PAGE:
Lining Cake Tins for Fruit Cakes

Unbaked Fruit Cake

Around this time of year many fruit cakes are made, some baked with great success and others coming with tales of woe… sinking middles, burnt edges, over cooked, under cooked and sticking to the cake tin. As a child I learned a very important step when watching my mother measure and cut non-stick baking parchment and brown paper to line the insides of her cake tins. She would then wrap the outside of each cake tin with a collar of newspaper and tightly secure this with twine all in preparation for the yearly ritual of baking fruit cakes for Christmas.


Fruit cakes baked for long hours need protection from the heat of an oven and correctly lined tins will turn out moist cakes, with no overly browned and dried out edges, tops and bottoms. Also, laying 3 sheets of newspaper on the rack or baking tray of an oven gives the bottom of your fruit cakes extra protection when baking. Newspaper can safely be used in an oven with fruit cakes baked at low temperatures.

However, paying attention to the temperature of an oven is also extremely important for successful baking. Over the years I have baked in many different ovens and know that some oven thermostats can vary. Using an oven thermometer will insure your cake bakes at the correct temperature and takes the guess-work out of knowing what temperature your oven might be running at.

So, if you love your fruit cakes… line your cake tins my Mama’s way and use an oven thermometer. By the way… no fruit cakes were ever harmed lining cake tins this way. Happy Baking 🙂


Lining Cake Tins Essentials:

  • Good quality baking tins (still using my mothers cake tins)
  • Non-Stick Baking parchment
  • Brown Paper
  • Newspapers
  • Pencil
  • Scissors
  • Ruler
  • Paper clip (if you have no one around to hold the collar of newspaper in place while tying with twine)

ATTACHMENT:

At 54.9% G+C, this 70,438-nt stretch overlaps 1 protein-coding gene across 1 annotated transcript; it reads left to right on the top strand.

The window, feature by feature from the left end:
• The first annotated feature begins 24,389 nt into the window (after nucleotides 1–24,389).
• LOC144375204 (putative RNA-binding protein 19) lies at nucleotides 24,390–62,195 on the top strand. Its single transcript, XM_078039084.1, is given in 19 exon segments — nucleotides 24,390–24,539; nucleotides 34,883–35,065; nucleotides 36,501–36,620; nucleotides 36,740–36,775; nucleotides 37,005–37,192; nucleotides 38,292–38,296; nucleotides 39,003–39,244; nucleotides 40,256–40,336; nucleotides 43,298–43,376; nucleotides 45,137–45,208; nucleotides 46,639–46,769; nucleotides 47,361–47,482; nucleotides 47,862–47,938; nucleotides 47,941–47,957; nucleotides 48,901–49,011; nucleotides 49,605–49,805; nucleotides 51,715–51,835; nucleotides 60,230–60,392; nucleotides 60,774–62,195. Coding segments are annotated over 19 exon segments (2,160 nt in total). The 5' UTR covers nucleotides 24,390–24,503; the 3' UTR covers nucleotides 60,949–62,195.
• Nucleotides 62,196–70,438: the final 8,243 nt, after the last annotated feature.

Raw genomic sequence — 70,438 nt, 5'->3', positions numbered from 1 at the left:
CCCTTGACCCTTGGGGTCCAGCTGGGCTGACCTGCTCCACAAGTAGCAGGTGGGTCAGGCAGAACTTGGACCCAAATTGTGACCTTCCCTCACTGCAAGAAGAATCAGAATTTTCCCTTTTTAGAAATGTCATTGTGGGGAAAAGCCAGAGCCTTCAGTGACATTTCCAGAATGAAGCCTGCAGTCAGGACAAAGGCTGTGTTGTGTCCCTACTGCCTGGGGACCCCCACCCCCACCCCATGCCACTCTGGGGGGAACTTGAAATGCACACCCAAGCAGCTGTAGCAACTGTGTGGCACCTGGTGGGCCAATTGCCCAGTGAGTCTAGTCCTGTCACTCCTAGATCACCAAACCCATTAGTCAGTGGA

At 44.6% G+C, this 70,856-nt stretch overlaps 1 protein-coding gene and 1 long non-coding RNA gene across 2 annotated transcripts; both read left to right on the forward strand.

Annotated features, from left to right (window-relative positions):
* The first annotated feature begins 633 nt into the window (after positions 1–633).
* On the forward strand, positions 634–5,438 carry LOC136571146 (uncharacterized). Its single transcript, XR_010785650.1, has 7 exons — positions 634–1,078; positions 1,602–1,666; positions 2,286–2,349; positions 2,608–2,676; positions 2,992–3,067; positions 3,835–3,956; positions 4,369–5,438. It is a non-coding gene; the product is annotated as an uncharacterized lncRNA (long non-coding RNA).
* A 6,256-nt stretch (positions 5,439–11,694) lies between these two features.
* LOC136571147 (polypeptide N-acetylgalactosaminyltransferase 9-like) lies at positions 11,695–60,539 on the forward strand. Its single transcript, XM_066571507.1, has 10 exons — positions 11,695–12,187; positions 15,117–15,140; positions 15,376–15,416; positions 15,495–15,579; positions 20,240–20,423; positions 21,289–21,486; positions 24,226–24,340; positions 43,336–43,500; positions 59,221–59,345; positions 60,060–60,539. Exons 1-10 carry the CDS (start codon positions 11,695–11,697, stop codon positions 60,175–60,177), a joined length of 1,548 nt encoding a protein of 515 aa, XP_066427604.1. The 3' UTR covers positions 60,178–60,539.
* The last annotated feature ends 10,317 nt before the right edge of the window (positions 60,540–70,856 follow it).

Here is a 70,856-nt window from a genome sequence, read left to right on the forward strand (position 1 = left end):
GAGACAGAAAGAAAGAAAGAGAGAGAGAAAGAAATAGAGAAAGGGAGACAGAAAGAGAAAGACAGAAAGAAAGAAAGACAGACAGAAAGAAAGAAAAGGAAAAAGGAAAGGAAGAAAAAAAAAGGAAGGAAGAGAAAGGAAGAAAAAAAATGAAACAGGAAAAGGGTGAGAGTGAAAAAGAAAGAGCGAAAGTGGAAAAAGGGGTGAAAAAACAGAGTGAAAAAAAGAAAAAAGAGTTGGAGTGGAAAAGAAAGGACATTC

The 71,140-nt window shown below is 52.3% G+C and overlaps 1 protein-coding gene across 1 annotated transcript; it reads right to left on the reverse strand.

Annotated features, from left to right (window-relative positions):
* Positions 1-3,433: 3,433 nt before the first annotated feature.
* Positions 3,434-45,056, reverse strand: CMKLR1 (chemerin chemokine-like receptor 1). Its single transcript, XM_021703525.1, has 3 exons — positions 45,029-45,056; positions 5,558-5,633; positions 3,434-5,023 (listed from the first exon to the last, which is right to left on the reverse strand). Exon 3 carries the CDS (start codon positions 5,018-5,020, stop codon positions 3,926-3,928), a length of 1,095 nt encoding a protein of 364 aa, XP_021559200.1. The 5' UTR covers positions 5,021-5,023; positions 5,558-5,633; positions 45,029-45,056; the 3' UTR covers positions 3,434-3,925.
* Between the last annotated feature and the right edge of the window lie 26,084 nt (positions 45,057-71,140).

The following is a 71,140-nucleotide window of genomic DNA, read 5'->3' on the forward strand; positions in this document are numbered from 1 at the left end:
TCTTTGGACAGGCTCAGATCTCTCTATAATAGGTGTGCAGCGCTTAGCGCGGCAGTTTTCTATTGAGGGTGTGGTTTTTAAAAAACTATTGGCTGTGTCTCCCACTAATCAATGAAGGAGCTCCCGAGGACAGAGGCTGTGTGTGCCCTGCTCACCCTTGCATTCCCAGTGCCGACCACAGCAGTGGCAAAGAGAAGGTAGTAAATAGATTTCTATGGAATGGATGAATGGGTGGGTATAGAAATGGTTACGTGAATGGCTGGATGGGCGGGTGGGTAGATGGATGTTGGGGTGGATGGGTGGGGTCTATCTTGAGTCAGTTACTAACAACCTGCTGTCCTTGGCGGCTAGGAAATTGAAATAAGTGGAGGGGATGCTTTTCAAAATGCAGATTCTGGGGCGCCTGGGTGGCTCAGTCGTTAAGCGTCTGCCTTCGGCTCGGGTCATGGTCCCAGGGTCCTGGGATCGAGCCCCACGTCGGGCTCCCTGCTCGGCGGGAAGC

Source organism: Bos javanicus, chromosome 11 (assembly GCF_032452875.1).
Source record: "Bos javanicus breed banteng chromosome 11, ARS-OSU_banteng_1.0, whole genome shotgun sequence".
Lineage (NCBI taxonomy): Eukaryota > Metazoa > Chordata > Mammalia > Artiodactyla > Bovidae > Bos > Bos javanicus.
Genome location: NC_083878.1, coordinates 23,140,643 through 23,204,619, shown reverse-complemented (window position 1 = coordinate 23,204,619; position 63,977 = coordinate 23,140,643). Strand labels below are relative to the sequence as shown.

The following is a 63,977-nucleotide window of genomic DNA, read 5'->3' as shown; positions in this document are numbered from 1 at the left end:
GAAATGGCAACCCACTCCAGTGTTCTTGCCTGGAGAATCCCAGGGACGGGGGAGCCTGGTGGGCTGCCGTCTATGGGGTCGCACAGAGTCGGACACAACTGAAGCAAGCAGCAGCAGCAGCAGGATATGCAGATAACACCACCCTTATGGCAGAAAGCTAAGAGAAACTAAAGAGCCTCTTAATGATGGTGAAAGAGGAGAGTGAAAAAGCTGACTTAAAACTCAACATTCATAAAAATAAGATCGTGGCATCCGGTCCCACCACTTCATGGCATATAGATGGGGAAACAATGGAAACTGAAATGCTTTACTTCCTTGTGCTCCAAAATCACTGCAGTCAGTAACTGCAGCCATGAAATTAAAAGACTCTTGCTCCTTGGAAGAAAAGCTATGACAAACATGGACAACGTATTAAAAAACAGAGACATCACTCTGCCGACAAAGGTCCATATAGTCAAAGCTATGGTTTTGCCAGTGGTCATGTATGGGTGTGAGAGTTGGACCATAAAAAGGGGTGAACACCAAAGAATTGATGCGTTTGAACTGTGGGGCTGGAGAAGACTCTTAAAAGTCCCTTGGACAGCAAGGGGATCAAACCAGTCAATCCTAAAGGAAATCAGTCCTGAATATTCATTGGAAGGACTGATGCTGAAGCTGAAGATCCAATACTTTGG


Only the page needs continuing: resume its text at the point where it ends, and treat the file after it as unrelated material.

• Measuring tape
  • Twine
  • Pastry brush
  • Unsalted butter, melted

Lining a round or square cake tin:

You will need to line the inside of a round/square cake tin (sides and base) with three layers,  one layer of brown paper and two layers of non-stick baking parchment. If you do not have brown paper, use non-stick baking parchment instead.

Start by measuring (with measuring tape or string) around the outside edges of the cake tin. Using the measurement, cut a double-folded strip of non-stick baking paper, this should also be wide enough to extend 3 inches above the top of the cake tin. Fold down a 1 inch deep cuff along the length of the strip, then make diagonal cuts up to the fold line, about 3/4 inch apart. Repeat the same steps with a single layer of brown paper.

Lay a square/round cake tin on top of a double piece of nonstick baking parchment and using the cake tin as a guide draw around it. Cut out the circles/squares. Repeat the same steps with a single layer of brown paper.

Lightly brush the base and inside of the baking tin with some melted butter. Starting with the brown paper, line the inside sides of the cake tin with the brown paper strip, pressing the cut edges out at right angles and laying them flat against the base.

Lightly brush the brown paper with melted butter and line the sides of the cake tin with the double strip of non-stick baking parchment, again making sure the cut edges are lying flat against the base of the tin.

Lay one circle/square of brown paper, followed by two circles/squares of non-stick baking parchment over the base of the tin, you might need to trim them slightly so they fit snugly against the edges of the tin.

Measure and cut a double strip of newspaper to fit around the outside of the cake tin and tie securely with twine.

Do you have any tips on lining cake tins?